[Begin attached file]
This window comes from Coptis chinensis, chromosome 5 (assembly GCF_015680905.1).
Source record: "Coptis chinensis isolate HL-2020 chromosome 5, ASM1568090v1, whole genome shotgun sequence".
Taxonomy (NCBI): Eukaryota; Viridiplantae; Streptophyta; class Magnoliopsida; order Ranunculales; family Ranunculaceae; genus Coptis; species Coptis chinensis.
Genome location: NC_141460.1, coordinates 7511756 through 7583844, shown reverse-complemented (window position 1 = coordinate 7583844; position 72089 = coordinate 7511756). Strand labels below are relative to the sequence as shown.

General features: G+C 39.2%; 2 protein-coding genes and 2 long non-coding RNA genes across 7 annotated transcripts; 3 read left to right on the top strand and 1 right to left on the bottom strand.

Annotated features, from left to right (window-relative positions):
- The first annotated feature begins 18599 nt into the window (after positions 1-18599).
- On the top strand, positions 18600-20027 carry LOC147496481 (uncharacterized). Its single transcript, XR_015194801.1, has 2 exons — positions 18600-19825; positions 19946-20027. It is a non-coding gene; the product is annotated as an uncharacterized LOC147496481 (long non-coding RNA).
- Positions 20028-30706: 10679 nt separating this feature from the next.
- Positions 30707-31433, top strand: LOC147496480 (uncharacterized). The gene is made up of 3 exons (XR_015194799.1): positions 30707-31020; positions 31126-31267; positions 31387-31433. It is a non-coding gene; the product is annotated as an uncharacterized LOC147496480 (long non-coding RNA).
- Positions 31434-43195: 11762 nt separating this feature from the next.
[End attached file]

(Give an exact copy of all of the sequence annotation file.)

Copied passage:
This window comes from Coptis chinensis, chromosome 5 (assembly GCF_015680905.1).
Source record: "Coptis chinensis isolate HL-2020 chromosome 5, ASM1568090v1, whole genome shotgun sequence".
Taxonomy (NCBI): Eukaryota; Viridiplantae; Streptophyta; class Magnoliopsida; order Ranunculales; family Ranunculaceae; genus Coptis; species Coptis chinensis.
Genome location: NC_141460.1, coordinates 7511756 through 7583844, shown reverse-complemented (window position 1 = coordinate 7583844; position 72089 = coordinate 7511756). Strand labels below are relative to the sequence as shown.

General features: G+C 39.2%; 2 protein-coding genes and 2 long non-coding RNA genes across 7 annotated transcripts; 3 read left to right on the top strand and 1 right to left on the bottom strand.

Annotated features, from left to right (window-relative positions):
- The first annotated feature begins 18599 nt into the window (after positions 1-18599).
- On the top strand, positions 18600-20027 carry LOC147496481 (uncharacterized). Its single transcript, XR_015194801.1, has 2 exons — positions 18600-19825; positions 19946-20027. It is a non-coding gene; the product is annotated as an uncharacterized LOC147496481 (long non-coding RNA).
- Positions 20028-30706: 10679 nt separating this feature from the next.
- Positions 30707-31433, top strand: LOC147496480 (uncharacterized). The gene is made up of 3 exons (XR_015194799.1): positions 30707-31020; positions 31126-31267; positions 31387-31433. It is a non-coding gene; the product is annotated as an uncharacterized LOC147496480 (long non-coding RNA).
- Positions 31434-43195: 11762 nt separating this feature from the next.